Mortgage Rates Capsizing Globally

Steve Saretsky -

Global bond yields continue to tumble as investors dogpile into bonds over fears of a looming recession. The worlds central bankers are rewarding such behaviour by slashing interest rates further into negative territory. Negative yielding debt is becoming the norm, surpassing $16T globally, a stunning example of a broken monetary system.

Right on cue, In the world’s largest covered-bond market, a Danish bank unveiled its 10-year mortgage-backed notes at a negative coupon. Jyske bank will offer 10 year mortgage bonds to investors at a fixed rate of minus 0.5%. In other words, investors are paying for the privilege to lose money, assuming they hold to maturity.

Jyske Bank says it would rather not be setting such records, given the global economic weakness that’s behind the historically low interest rates. “It’s a first not only for us but for all Danish mortgage institutions,” said Christian Bech-Ravn, head of ratings and investor relations at Jyske’s mortgage arm. “Overall, I don’t think it’s a good sign for the economy with these very low interest levels that we are seeing at the moment.”

Meanwhile in Australia, with threats of a bursting property bubble, the Aussie central bank has been swift to slash interest rates to record lows. Household debt has ballooned to 120% of GDP, the highest in the G-20. ABC News reports debt burdens have become so enormous that Foodbank South Australia has been approached by banks wanting to refer their clients to the charity, in the hope it will prevent people from defaulting on mortgage payments. The details are still being ironed out, however, Foodbank South Australia chief executive Greg Pattinson told ABC Radio,”We’ve never been approached by financial institutions in the past and the banks, to their credit, are doing the right thing in trying to find a way of keeping people in their houses.”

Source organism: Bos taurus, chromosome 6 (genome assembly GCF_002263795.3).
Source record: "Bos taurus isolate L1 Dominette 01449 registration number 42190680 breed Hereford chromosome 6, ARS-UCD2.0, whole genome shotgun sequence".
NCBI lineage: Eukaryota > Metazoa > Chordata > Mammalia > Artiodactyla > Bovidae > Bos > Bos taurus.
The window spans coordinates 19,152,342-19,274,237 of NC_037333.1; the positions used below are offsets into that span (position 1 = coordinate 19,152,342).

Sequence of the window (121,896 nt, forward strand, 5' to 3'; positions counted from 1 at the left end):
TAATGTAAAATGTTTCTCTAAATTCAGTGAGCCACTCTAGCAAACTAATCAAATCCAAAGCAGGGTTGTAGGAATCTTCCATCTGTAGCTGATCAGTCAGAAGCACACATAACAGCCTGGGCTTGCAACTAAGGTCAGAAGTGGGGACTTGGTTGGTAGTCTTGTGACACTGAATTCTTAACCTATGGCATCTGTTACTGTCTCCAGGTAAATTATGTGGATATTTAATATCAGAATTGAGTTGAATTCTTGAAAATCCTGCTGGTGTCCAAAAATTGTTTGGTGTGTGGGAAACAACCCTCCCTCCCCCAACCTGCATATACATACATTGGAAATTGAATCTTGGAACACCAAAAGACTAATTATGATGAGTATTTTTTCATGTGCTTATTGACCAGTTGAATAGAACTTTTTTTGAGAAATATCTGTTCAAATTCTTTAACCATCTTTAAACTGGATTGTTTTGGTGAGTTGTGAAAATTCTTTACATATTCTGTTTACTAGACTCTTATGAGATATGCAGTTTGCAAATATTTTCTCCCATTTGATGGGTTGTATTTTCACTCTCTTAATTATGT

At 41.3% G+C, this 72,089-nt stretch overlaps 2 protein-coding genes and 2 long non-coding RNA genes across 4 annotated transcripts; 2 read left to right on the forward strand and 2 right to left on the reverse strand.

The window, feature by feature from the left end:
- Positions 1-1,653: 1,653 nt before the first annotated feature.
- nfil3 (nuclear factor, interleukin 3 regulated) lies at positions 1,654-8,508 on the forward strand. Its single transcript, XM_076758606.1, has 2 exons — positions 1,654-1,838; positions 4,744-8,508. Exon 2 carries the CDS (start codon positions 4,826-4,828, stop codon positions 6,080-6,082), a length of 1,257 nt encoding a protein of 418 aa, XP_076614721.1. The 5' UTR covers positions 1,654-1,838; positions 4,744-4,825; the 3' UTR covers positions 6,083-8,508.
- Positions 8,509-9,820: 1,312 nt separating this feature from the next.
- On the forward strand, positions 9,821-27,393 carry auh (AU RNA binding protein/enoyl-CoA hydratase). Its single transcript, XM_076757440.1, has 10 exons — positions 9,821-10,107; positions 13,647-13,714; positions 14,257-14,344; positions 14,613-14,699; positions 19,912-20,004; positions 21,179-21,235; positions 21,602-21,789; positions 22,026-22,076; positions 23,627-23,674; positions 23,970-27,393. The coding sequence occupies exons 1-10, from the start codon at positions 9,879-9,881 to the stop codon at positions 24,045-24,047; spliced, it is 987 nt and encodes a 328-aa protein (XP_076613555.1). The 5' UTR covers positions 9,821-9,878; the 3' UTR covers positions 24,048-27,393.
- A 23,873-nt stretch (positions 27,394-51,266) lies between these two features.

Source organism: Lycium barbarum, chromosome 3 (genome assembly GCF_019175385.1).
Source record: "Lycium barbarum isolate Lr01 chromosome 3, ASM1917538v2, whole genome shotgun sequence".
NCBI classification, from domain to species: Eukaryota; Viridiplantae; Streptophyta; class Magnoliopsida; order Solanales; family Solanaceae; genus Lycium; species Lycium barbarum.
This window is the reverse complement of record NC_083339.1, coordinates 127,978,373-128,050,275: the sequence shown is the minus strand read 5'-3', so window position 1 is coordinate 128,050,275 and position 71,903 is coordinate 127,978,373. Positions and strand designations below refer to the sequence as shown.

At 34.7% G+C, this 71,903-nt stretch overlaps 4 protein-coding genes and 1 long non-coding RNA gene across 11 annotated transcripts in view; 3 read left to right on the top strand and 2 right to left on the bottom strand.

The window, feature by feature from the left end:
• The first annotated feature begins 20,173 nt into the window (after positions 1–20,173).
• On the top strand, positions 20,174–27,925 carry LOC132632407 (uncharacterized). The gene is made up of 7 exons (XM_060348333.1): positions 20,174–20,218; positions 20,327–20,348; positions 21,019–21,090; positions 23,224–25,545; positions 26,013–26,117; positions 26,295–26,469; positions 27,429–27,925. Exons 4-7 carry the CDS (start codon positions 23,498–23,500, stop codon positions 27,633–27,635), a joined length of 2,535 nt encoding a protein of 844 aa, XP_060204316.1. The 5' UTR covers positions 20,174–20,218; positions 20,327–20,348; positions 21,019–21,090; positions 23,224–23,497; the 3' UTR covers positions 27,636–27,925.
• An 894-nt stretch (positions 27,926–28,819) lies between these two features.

In the US, 30 year mortgage rates continue to fall. Households can now borrow at 3.55%, the lowest level since November 2016, and just 24bps higher than the record lows set back in 2012.

US 30 year mortgage rates
US mortgage rates

Canada of course has not been immune. The Canada 5 year bond which prices fixed rate mortgages continues to fall, down to just 1.174%, a plunge of nearly 140bps since late last year. The best five year fixed rate mortgages can now be had for under 2.7%. Lower for longer, as the Bank of Canada gets ready for their turn to slash rates this fall.

Bank of Canada rate cut odds
Bank of Canada rate cut odds via Capital Economics.

Join the Monday Newsletter

Every Monday morning you'll receive a short and entertaining round-up of news on the Vancouver & Canadian Real Estate markets.

"*" indicates required fields

The Canadian Economy

Steve Saretsky -

Happy Monday Morning! We got a string of new data this past week confirming inflation in consumer goods, and housing are proving to be more than transitory. Canada’s consumer price index continued to drift higher with prices hitting an 18 year high, up 4.7% from last October. The recent floods in BC...

Steve Saretsky -

The calls for impending interest rate hikes continues. CIBC’s chief economist, Benjamin Tal, was out recently suggesting the Bank of Canada could hike its benchmark interest rate at least six times beginning in early 2022. “I think there is a risk of getting into the market at today’s rates,” noted Tal....

Steve Saretsky -

The BC Government announced it is looking at several cooling measures for the housing market in 2022. They have highlighted two measures. The first is an end to the blind bidding process, and the other is a mandatory “cooling off period” which will allow any buyer a 7 day recession...

Steve Saretsky -

The Bank of Canada continues to slowly drain liquidity after flooding the system with a firehose of cash during the pandemic. Bank of Canada governor Tiff Macklem announced the end of Canada’s QE program (also known as money printing). Furthermore, in Macklems words, “We expect to begin increasing our policy...

Steve Saretsky -

Consumer price inflation ripped higher in September, surging 4.4% year-over-year, the fastest pace of price increases in 18 years. Let’s discuss this further. We have an inflation problem and the Bank of Canada remains of the view that inflation will be transitory. Although they really can’t say otherwise, for if...

Get the Saretsky Report to your email every month

The Saretsky Report. December 2022